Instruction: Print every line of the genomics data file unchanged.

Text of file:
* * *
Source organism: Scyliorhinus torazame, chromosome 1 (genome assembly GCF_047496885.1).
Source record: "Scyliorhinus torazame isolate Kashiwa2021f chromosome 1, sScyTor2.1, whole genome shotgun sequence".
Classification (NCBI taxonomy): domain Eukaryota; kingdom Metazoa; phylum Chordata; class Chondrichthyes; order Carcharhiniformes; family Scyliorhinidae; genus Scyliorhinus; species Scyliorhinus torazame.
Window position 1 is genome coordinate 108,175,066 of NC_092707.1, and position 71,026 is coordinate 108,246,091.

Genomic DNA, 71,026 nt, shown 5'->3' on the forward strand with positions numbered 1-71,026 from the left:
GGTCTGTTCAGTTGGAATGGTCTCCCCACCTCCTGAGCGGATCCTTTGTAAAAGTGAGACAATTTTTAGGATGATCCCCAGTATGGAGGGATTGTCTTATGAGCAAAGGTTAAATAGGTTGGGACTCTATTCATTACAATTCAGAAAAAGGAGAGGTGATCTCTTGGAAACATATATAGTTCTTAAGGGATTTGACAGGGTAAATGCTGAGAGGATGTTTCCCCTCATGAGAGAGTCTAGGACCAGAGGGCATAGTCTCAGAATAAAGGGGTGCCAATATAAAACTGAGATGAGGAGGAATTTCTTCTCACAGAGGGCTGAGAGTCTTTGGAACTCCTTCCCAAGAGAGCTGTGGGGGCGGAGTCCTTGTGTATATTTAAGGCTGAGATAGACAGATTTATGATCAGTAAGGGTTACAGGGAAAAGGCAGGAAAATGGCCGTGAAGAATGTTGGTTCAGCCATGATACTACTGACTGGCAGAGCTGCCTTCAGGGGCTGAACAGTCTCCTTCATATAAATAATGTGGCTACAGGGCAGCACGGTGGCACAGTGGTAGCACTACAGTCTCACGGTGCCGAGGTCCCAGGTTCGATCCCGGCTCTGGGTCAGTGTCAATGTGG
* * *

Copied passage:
Source organism: Scyliorhinus torazame, chromosome 1 (genome assembly GCF_047496885.1).
Source record: "Scyliorhinus torazame isolate Kashiwa2021f chromosome 1, sScyTor2.1, whole genome shotgun sequence".
Classification (NCBI taxonomy): domain Eukaryota; kingdom Metazoa; phylum Chordata; class Chondrichthyes; order Carcharhiniformes; family Scyliorhinidae; genus Scyliorhinus; species Scyliorhinus torazame.
Window position 1 is genome coordinate 108,175,066 of NC_092707.1, and position 71,026 is coordinate 108,246,091.

Genomic DNA, 71,026 nt, shown 5'->3' on the forward strand with positions numbered 1-71,026 from the left:
GGTCTGTTCAGTTGGAATGGTCTCCCCACCTCCTGAGCGGATCCTTTGTAAAAGTGAGACAATTTTTAGGATGATCCCCAGTATGGAGGGATTGTCTTATGAGCAAAGGTTAAATAGGTTGGGACTCTATTCATTACAATTCAGAAAAAGGAGAGGTGATCTCTTGGAAACATATATAGTTCTTAAGGGATTTGACAGGGTAAATGCTGAGAGGATGTTTCCCCTCATGAGAGAGTCTAGGACCAGAGGGCATAGTCTCAGAATAAAGGGGTGCCAATATAAAACTGAGATGAGGAGGAATTTCTTCTCACAGAGGGCTGAGAGTCTTTGGAACTCCTTCCCAAGAGAGCTGTGGGGGCGGAGTCCTTGTGTATATTTAAGGCTGAGATAGACAGATTTATGATCAGTAAGGGTTACAGGGAAAAGGCAGGAAAATGGCCGTGAAGAATGTTGGTTCAGCCATGATACTACTGACTGGCAGAGCTGCCTTCAGGGGCTGAACAGTCTCCTTCATATAAATAATGTGGCTACAGGGCAGCACGGTGGCACAGTGGTAGCACTACAGTCTCACGGTGCCGAGGTCCCAGGTTCGATCCCGGCTCTGGGTCAGTGTCAATGTGG